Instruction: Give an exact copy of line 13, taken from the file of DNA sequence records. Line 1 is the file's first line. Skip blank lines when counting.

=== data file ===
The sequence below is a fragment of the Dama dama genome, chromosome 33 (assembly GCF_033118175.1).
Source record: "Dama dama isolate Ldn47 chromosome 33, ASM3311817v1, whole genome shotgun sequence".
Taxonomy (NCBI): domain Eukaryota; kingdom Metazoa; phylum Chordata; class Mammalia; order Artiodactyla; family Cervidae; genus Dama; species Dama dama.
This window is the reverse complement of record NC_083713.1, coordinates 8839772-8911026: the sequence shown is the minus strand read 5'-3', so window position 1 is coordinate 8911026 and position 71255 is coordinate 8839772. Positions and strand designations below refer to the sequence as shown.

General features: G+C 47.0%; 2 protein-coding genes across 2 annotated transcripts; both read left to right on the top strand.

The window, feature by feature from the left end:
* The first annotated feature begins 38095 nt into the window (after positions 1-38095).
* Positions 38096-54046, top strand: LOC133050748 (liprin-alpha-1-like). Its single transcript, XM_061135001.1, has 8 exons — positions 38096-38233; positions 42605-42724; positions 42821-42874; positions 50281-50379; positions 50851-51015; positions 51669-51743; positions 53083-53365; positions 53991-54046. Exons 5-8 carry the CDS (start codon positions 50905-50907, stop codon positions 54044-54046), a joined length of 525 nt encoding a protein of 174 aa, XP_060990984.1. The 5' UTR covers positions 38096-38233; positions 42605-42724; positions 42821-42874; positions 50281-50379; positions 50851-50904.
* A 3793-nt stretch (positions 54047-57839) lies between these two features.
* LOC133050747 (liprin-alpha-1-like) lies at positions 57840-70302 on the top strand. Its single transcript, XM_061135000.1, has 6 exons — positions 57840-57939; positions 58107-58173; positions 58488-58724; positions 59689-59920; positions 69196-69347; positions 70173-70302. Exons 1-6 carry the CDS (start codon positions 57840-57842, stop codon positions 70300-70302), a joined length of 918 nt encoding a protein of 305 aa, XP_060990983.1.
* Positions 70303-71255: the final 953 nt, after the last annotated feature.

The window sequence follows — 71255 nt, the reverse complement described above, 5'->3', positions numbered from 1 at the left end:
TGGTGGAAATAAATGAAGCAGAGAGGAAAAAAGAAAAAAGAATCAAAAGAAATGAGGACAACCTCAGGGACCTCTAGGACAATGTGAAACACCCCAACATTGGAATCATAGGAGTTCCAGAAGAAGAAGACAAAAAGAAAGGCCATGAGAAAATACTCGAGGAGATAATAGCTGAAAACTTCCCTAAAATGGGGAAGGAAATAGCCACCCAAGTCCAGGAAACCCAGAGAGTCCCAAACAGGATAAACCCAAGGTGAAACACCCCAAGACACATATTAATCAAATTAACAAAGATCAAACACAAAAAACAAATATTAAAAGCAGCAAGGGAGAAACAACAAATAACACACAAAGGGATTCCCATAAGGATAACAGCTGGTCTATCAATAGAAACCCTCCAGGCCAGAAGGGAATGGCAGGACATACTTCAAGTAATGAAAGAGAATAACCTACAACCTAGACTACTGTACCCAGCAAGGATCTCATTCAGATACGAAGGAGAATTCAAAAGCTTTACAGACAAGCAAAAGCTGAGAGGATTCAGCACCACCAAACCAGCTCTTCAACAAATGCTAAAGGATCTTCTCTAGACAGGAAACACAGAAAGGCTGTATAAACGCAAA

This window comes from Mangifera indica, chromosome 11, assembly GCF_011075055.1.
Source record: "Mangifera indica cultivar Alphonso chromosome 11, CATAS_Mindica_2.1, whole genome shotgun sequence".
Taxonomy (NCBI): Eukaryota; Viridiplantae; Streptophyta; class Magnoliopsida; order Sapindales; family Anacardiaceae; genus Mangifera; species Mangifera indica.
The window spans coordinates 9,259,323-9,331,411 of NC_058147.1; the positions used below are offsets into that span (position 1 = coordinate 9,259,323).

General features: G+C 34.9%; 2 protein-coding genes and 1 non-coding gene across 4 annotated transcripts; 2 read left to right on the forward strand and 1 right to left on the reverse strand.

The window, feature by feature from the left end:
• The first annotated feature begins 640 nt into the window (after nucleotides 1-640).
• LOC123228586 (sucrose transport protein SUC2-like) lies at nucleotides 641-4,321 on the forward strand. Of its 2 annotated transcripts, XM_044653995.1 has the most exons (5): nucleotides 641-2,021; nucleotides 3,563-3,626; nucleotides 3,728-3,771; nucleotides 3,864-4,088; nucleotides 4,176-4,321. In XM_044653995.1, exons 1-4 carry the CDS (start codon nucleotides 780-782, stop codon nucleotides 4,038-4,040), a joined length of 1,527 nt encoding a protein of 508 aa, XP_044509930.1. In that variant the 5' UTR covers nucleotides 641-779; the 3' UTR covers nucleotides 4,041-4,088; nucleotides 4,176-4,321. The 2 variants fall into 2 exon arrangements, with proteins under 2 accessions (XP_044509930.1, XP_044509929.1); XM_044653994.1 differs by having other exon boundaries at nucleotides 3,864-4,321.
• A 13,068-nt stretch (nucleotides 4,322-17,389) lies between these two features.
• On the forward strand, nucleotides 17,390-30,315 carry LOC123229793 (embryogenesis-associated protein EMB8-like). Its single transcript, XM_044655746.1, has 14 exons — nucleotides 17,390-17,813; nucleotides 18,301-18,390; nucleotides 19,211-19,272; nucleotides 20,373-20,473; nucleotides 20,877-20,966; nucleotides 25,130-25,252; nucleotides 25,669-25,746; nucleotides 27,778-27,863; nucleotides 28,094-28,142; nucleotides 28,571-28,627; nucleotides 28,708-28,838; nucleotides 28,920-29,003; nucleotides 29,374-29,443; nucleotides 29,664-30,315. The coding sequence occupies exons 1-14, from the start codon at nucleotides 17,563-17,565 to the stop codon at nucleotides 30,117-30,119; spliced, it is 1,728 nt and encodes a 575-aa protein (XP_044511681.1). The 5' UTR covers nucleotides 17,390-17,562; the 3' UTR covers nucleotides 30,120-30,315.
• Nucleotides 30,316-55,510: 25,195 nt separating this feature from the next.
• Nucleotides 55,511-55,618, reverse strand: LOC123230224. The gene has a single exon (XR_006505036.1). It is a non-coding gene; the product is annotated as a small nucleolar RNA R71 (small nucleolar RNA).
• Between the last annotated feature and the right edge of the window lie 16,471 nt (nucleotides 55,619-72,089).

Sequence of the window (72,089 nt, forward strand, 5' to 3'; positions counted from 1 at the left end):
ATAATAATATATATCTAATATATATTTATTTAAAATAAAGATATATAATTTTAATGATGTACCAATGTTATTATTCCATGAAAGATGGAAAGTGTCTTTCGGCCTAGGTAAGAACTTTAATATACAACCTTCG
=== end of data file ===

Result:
TGGTGGAAATAAATGAAGCAGAGAGGAAAAAAGAAAAAAGAATCAAAAGAAATGAGGACAACCTCAGGGACCTCTAGGACAATGTGAAACACCCCAACATTGGAATCATAGGAGTTCCAGAAGAAGAAGACAAAAAGAAAGGCCATGAGAAAATACTCGAGGAGATAATAGCTGAAAACTTCCCTAAAATGGGGAAGGAAATAGCCACCCAAGTCCAGGAAACCCAGAGAGTCCCAAACAGGATAAACCCAAGGTGAAACACCCCAAGACACATATTAATCAAATTAACAAAGATCAAACACAAAAAACAAATATTAAAAGCAGCAAGGGAGAAACAACAAATAACACACAAAGGGATTCCCATAAGGATAACAGCTGGTCTATCAATAGAAACCCTCCAGGCCAGAAGGGAATGGCAGGACATACTTCAAGTAATGAAAGAGAATAACCTACAACCTAGACTACTGTACCCAGCAAGGATCTCATTCAGATACGAAGGAGAATTCAAAAGCTTTACAGACAAGCAAAAGCTGAGAGGATTCAGCACCACCAAACCAGCTCTTCAACAAATGCTAAAGGATCTTCTCTAGACAGGAAACACAGAAAGGCTGTATAAACGCAAA